How Food Tasters Work

The Pros and Cons of Being a Food Taster

chocolate sampler
Francois Savary of the Chocolate Center of Excellence performs a praline shelling demonstration at the Swiss chocolate maker Cailler in 2012.
© DENIS BALIBOUSE/Reuters/Corbis

There are many pros to becoming a professional food taster. For starters, the salary's not so bad. While the Bureau of Labor Statistics doesn't have a category for "food taster," its May 2013 occupational employment and wages report said the mean annual wage for food scientists and technologists was $65,340, with some professionals earning more than $100,000 annually. That's not too shabby. And if you're tasting Ben & Jerry's ice cream or Godiva chocolates nearly every workday, that's an additional -- and delectable -- perk.

But the job has its less glamorous side, too, mainly for the nonprofessional tasters. Tasting can be quite monotonous, for one thing, as tasters often examine one type of product, such as onion rings or coffee, for weeks at a time. It also requires a lot of concentration. You're typically not eating a fistful of chips and saying yay or nay. You'll take a small nibble out of a cookie, for example, and have to evaluate everything ingredient by ingredient, aspect by aspect. How buttery is it? Can you taste the vanilla? How strong is the cinnamon? Did it crumble or melt in your mouth? Were the raisins too dry? You may then have to assign each ingredient or aspect a numeric ranking. Then you spit it out. If you're working as part of a group sensory panel, discussions and negotiations with your fellow panelists may also have to take place, which can sometimes become prolonged and heated if panelists disagree [source: Saelinger].


Sometimes there are side effects from taste-testing so many similar foods over and over, too. One consumer taster spent eight months on a panel for frozen fried foods, mainly sampling french fries. He reported coming home after tastings with huge blisters in his mouth from all of the salt. He added that many of his fellow panelists started having dental and health problems, so he decided to quit [source: Dang].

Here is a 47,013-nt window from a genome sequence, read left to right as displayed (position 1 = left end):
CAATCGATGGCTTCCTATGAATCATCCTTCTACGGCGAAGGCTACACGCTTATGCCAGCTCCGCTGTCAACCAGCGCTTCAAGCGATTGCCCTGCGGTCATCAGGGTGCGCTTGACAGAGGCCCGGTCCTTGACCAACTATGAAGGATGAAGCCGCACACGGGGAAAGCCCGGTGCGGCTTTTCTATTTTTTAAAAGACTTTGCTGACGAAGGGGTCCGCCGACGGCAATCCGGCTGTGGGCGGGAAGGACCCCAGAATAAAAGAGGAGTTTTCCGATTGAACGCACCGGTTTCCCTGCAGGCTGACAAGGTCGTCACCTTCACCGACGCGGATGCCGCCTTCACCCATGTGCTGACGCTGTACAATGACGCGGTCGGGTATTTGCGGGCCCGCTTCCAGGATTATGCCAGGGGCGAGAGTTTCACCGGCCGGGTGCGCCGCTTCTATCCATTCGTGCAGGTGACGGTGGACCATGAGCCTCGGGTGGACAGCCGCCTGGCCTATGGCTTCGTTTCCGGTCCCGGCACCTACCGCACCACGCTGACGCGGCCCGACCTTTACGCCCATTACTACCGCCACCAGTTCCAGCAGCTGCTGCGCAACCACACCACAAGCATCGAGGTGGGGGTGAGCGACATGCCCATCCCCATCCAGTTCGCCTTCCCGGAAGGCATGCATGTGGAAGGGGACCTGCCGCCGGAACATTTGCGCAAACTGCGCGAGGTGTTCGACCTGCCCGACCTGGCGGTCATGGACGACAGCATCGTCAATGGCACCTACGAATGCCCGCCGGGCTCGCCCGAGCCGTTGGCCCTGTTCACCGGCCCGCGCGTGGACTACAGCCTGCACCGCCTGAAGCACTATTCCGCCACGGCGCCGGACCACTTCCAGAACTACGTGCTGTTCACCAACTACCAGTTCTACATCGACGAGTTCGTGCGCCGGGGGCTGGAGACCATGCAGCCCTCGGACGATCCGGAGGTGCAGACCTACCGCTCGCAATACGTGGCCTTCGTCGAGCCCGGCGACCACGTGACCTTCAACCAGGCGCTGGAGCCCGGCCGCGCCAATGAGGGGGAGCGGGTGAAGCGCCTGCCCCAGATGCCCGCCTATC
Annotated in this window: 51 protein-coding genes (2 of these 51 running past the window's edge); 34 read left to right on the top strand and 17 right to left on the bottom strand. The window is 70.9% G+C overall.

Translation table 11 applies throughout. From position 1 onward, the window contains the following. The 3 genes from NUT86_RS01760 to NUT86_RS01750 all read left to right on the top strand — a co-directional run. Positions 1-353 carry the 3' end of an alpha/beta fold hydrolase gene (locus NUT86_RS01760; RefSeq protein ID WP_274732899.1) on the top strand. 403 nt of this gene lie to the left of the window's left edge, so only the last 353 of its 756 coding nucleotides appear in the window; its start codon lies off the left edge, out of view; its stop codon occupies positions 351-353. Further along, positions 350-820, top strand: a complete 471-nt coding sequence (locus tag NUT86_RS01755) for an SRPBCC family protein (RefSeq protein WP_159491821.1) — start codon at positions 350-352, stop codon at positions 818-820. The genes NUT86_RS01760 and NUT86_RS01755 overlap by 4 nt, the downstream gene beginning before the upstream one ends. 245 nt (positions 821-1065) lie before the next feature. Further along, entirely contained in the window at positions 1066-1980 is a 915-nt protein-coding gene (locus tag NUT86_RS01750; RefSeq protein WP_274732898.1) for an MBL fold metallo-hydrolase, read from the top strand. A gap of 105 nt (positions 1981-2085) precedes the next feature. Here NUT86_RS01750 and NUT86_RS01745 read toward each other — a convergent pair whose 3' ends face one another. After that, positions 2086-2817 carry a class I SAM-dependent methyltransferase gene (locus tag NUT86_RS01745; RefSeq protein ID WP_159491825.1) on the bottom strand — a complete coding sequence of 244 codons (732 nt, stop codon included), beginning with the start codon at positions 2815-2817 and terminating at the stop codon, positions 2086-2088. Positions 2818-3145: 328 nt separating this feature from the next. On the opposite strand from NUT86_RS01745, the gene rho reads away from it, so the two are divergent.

Finally, tasting can be an exhausting, stressful job, as it takes a lot of concentration for a proper evaluation. And your taste buds are easily fatigued. Tasters generally only work a few hours at a time, and some just an hour or so a few days a week. On the other hand, this type of schedule makes it a great part-time job for many. The pay for the non-professional might range from $12 to $16 per hour [source: Dang].

And in case you were wondering, people sample pet food, too.

Food taster FAQ

What is a professional taster?
There are two basic types of food tasters: The first group consists of professionally educated and trained men and women who are often employed as food technicians, food scientists or product developers. The second type comprises consumers who work part-time or on an as-needed basis to taste-test products for companies.
What does a food taster do?
Taste-testers take small bites of a particular food, which allows them to truly evaluate its various components. Then they spit it out and cleanse their palate in preparation for the next sample by sipping water or perhaps even gargling.
How do I become a food taster?
Professional food tasters say it helps to prepare your body as much as your mind for this job. Protect your 10,000 taste buds by passing on cigarettes, booze and super spicy or salty foods. Lay off the aftershave or cologne, as heavy scents can impair your sense of smell -- and 80 percent of taste is smell. Finally, eat your veggies.
What education do you need to be a food taster?
If you're interested in becoming a professional food taster, you'll most likely need a degree in food science or the culinary arts. A nutrition degree can also be helpful, as well as a post in product development at a food or beverage company.
How much do food tasters make?
According to ZipRecruiter, the average salary for a food taster is $54,294.